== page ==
A Year of Cool Comics – Day 50
Here is the latest in our year-long look at one cool comic (whether it be a self-contained work, an ongoing comic or a run on a long-running title that featured multiple creative teams on it over the years) a day (in no particular order whatsoever)! Here‘s the archive of the moments posted so far!
Today we look at Jack Kirby and Stan Lee’s The Galactus Trilogy from Fantastic Four #48-50.
I figured I had to pick something special for Day 50, and one of the most famous #50s of all-time (that was still part of a larger story) is Fantastic Four #50, which is the final part of the classic storyline where the Fantastic Four drive off Galactus from eating Earth, and also resulting in the Silver Surfer becoming a member of the Marvel Universe proper.
Just look at those covers! They are some of the most iconic Fantastic Four covers ever (outside of the cover for #1, IS there a more iconic Jack Kirby Fantastic Four cover than #49? Maybe #10, perhaps #29 – Kirby even homaged #29, maybe #45 or #51? I still pick #49 as my choice).
This storyline works as the epitome of the epic cosmic adventures Stan Lee and Jack Kirby sent the Fantastic Four on often, with wild technology and astonishing stakes (the fate of the entire planet) but at the same time, real human elements, like Reed Richards’ reaction to having to try to save the Earth from doomsday (he doesn’t deal super well with the enormous pressure, grows a beard and even snaps at Sue)…
or the Silver Surfer’s literal fall to Earth….
And one of the most interesting aspects (and also part of what made the Kirby/Lee FF so great) of the story is how #48 contains the ending of the previous arc and #50 has a story AFTER the Galactus story wraps up (and sets up a story for #51!). At the time, Kirby and Lee were coming up with so many ideas that something as cool as the Galactus trilogy, where basically “God” showed up to destroy the Earth, was not even the SOLE story for the three parts of the trilogy!!!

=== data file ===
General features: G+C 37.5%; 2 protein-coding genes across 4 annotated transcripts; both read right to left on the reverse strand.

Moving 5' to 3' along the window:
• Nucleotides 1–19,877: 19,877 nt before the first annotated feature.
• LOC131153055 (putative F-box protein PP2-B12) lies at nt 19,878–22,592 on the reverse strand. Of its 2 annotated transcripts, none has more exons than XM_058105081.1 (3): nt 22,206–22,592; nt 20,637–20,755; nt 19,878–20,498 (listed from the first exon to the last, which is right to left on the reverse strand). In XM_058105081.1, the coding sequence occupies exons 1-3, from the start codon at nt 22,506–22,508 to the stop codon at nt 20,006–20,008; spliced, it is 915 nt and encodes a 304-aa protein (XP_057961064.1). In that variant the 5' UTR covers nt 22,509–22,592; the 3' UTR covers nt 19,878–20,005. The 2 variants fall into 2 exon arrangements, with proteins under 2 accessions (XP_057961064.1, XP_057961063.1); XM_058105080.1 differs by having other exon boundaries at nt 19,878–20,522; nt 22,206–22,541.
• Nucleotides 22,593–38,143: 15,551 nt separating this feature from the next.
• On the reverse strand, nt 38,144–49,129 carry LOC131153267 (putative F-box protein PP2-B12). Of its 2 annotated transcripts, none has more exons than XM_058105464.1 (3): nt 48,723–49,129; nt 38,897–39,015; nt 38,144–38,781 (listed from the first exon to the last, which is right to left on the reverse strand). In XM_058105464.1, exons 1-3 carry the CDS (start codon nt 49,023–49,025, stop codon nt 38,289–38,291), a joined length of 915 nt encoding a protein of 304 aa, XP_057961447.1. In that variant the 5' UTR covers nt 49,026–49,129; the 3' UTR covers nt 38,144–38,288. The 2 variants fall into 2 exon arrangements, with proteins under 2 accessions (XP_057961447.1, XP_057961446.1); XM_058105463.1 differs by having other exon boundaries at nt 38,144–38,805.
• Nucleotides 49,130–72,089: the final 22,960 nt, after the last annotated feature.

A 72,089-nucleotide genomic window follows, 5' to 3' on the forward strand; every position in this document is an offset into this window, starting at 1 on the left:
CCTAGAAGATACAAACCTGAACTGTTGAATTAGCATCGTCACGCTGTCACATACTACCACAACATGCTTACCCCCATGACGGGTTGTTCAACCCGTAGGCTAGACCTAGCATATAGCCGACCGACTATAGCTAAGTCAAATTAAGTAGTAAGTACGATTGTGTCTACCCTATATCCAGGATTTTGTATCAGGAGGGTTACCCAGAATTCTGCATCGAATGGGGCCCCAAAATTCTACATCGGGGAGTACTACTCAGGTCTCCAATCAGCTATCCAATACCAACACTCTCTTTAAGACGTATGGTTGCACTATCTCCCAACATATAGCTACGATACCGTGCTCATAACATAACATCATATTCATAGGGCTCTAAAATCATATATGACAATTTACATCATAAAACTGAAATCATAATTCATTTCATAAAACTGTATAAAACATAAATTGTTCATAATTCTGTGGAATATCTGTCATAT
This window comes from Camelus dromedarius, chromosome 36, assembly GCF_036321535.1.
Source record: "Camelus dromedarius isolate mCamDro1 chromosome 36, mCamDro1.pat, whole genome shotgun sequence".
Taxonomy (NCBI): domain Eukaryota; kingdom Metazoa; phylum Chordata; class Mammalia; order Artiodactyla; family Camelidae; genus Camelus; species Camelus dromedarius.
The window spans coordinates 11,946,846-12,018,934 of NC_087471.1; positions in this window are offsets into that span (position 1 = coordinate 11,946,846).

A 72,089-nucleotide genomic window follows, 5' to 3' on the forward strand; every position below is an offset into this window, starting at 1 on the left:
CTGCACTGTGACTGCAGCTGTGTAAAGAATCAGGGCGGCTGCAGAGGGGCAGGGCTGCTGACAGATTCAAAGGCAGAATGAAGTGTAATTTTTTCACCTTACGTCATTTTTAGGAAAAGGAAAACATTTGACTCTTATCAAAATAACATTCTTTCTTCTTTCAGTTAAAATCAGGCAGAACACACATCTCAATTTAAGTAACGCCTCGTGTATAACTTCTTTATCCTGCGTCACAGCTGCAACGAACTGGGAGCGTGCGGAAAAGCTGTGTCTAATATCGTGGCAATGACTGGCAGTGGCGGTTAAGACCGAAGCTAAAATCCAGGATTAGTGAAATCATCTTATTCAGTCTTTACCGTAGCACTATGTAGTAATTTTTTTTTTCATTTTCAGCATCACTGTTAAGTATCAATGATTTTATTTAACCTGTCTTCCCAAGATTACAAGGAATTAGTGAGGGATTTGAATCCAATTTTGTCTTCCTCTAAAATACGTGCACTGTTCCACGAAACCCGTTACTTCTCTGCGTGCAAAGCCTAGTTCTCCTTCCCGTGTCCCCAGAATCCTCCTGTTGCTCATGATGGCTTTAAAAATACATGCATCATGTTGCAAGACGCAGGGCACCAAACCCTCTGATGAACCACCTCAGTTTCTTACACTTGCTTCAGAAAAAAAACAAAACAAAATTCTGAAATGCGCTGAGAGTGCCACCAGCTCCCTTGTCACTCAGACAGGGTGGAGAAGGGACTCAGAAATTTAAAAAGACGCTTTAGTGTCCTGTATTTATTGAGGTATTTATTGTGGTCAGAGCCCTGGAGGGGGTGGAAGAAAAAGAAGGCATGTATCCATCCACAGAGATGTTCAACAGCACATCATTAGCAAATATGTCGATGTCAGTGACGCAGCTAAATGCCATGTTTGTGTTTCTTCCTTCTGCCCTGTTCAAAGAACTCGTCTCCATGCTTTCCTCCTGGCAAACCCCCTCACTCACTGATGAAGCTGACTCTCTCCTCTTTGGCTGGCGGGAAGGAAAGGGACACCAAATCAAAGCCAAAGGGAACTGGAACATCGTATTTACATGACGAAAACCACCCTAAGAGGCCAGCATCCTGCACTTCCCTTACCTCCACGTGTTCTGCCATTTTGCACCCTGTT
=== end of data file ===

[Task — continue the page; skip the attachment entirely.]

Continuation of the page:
The 50th issue has some stretches of the imagination, but it also has two extremely iconic moments – Reed Richards threatening Galactus with the Ultimate Nullifier…
and Galactus stripping his former herald, the Silver Surfer, of his abilities to roam the galaxy, as punishment for helping to fight for the people of Earth…
And note that these moments were handled as just one of many panels!!
You could argue that this comic had it all – great story, great art, cosmic problems, earthly problems, action – it was the complete package, and it still stands out today, forty-plus years later!